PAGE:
Stately Homes and Staircases: Madyamaka Buddhist Meditation Centre, Pocklington

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The Madyamaka Buddhist Meditation Centre, part of the New Kadampa Tradition (NKT) within Tibetan Buddhism occupies the former Kilwick Percy Hall, in Pocklington, near York, and 42 acres of surrounding land. The building is predominantly Georgian and is Grade II* listed.  However, we were informed that the origins of a building on this land stretch back further into English history (and include a mention in the Domesday Book).  The earliest part that is currently still standing, the basement, was built in 1574.

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Kilnwick Percy Hall and the surrounding grounds were significantly redeveloped in 1720, and again in 1840, passing to different families during this period.  The house itself was occupied by the Government during the Second World War and, as a result, was also significantly adapted. Interestingly, just prior to the Second World War, the house was again re-modeled, including severing in two the large, central staircase, and relocating it to the side of the house. We were told that this was done to raise funds, as half of the staircase was sold locally, and made into furniture.  I joked on twitter, some months ago, that alongside the much-loved warehouse stairs in Manchester Buddhist Centre, this split staircase is certainly in my top ten favourite staircases in Buddhist centres in England!

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The NKT bought the house in 1986. It had previously redeveloped a large house in the Lake District, and was looking to open another centre.  Madhyamaka is one of 1,000 NKT centres worldwide. When the NKT took over the building, it was in a significantly dilapidated state. They undertook their renovations predominantly with volunteer labour, but have worked with professionals (including heritage professionals), particularly in advising on the renovations of particular aspects of the building, including the wooden floors in the entrance hall and the large, external stone pillars. They also used professionals for tasks such as the replacement of the sixty-year old boiler system. However, volunteer support is vital, and in order to keep up with the maintenance, the NKT run week-long work weeks where volunteers will come and live in the building and assist with the tasks that need to be achieved.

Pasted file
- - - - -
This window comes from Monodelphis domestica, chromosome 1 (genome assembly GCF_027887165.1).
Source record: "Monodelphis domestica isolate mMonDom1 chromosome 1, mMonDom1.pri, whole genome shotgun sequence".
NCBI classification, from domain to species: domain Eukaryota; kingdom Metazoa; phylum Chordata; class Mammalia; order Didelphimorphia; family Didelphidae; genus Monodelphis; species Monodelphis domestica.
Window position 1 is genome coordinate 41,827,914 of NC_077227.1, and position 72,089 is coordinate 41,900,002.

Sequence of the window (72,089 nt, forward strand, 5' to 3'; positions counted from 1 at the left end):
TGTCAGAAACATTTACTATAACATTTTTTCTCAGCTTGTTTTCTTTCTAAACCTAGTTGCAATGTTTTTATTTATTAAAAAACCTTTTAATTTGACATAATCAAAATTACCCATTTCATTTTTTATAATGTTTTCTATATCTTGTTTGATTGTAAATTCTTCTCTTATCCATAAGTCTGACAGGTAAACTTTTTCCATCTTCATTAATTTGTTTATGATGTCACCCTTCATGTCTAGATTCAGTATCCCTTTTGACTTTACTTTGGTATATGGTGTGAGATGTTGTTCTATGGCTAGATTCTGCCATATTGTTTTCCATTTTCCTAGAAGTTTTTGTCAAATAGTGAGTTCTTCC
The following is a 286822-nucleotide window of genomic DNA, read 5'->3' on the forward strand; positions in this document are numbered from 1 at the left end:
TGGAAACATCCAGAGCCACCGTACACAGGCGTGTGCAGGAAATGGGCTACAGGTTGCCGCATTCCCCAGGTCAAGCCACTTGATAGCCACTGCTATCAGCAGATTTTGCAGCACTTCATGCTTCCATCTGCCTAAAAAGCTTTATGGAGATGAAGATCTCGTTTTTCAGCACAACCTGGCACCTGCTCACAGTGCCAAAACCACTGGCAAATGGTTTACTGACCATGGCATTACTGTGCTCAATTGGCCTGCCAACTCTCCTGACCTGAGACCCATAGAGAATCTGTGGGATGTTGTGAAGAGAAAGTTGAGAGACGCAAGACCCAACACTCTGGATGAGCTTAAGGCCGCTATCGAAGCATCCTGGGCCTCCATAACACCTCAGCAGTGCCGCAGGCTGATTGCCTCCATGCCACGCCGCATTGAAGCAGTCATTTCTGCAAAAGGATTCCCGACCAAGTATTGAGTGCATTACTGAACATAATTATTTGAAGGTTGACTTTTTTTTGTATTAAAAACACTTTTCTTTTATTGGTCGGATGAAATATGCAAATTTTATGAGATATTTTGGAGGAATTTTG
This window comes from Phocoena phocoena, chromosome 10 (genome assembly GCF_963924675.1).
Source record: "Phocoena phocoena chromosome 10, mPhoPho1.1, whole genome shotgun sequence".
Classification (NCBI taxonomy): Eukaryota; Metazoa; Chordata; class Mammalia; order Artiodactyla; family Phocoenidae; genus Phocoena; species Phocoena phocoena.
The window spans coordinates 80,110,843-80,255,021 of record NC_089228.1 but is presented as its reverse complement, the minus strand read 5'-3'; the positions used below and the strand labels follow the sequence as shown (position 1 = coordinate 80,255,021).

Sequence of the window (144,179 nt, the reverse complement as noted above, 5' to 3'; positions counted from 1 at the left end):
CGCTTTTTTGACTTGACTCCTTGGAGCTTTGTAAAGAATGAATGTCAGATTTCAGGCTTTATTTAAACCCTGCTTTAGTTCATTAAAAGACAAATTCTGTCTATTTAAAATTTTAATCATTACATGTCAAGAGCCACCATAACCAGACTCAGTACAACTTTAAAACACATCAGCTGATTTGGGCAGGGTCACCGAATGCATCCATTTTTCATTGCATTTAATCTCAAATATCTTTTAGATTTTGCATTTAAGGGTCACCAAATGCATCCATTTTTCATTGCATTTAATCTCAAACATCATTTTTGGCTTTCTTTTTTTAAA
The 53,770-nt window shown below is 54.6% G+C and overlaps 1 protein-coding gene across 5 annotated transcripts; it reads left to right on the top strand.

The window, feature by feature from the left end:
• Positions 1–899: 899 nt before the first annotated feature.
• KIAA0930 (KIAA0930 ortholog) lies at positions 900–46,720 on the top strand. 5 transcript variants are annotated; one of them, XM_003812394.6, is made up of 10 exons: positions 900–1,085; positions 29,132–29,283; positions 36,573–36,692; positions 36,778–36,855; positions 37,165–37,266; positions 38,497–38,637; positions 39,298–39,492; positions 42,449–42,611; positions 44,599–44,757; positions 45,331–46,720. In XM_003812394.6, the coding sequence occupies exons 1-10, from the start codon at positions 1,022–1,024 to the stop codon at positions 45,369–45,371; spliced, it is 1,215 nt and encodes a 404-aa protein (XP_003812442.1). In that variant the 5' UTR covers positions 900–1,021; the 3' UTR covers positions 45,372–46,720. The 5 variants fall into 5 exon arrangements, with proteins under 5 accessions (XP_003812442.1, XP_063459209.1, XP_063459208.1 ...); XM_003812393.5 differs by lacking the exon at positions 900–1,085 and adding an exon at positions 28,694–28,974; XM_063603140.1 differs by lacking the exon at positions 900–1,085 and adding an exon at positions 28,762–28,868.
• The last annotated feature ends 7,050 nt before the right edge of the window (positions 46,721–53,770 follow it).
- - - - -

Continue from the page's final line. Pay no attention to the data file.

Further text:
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The renovated Bed and Breakfast accomodation

In renovating this building for use as a Buddhist centre, the NKT placed a great deal of emphasis on sympathetic restoration of the house, including in the large former ball-room which has particularly ornate decorative features.  The house and the surrounding grounds remain open to the public, and the focus here is both on the history of the house and it’s current usage.  Given the age and historic significance of the house, an on-going issue for this community is appropriate, and skilled, maintenance and meeting the costs of heating bills in particular.  The NKT fundraise for this purpose, and also have a number of businesses integrated within the house and grounds which also provide an income, including a gift-shop, a World Peace Café, and a Bed and Breakfast.

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The building currently has a number of uses for this community.  There are approximately thirty long-term residents, both lay people and ordained monks and nuns, alongside Buddhists who also rent the flats in the building and the three cottages in the grounds.  The building hosts a number of meditation classes and courses and festivals and retreats, which attract a national and international audience.  The community also has a particular focus on family involvement, running children’s meditation classes and mothers and children’s groups, as well as an annual family retreat.  The building is significant to the NKT as it was the second Centre that was adapted, and was referred to as a ‘hub’, both for activity, but also training teachers that later went on to start additional Buddhist centres and meditation groups.  The community typically adopts the term ‘Meditation Centre’ when referring to Kilnwick Percy Hall, although occasionally use ‘temple’ in addition.  Tibetan words such as ‘gompa’ are used less frequently, and when they are, it is generally only between the residents.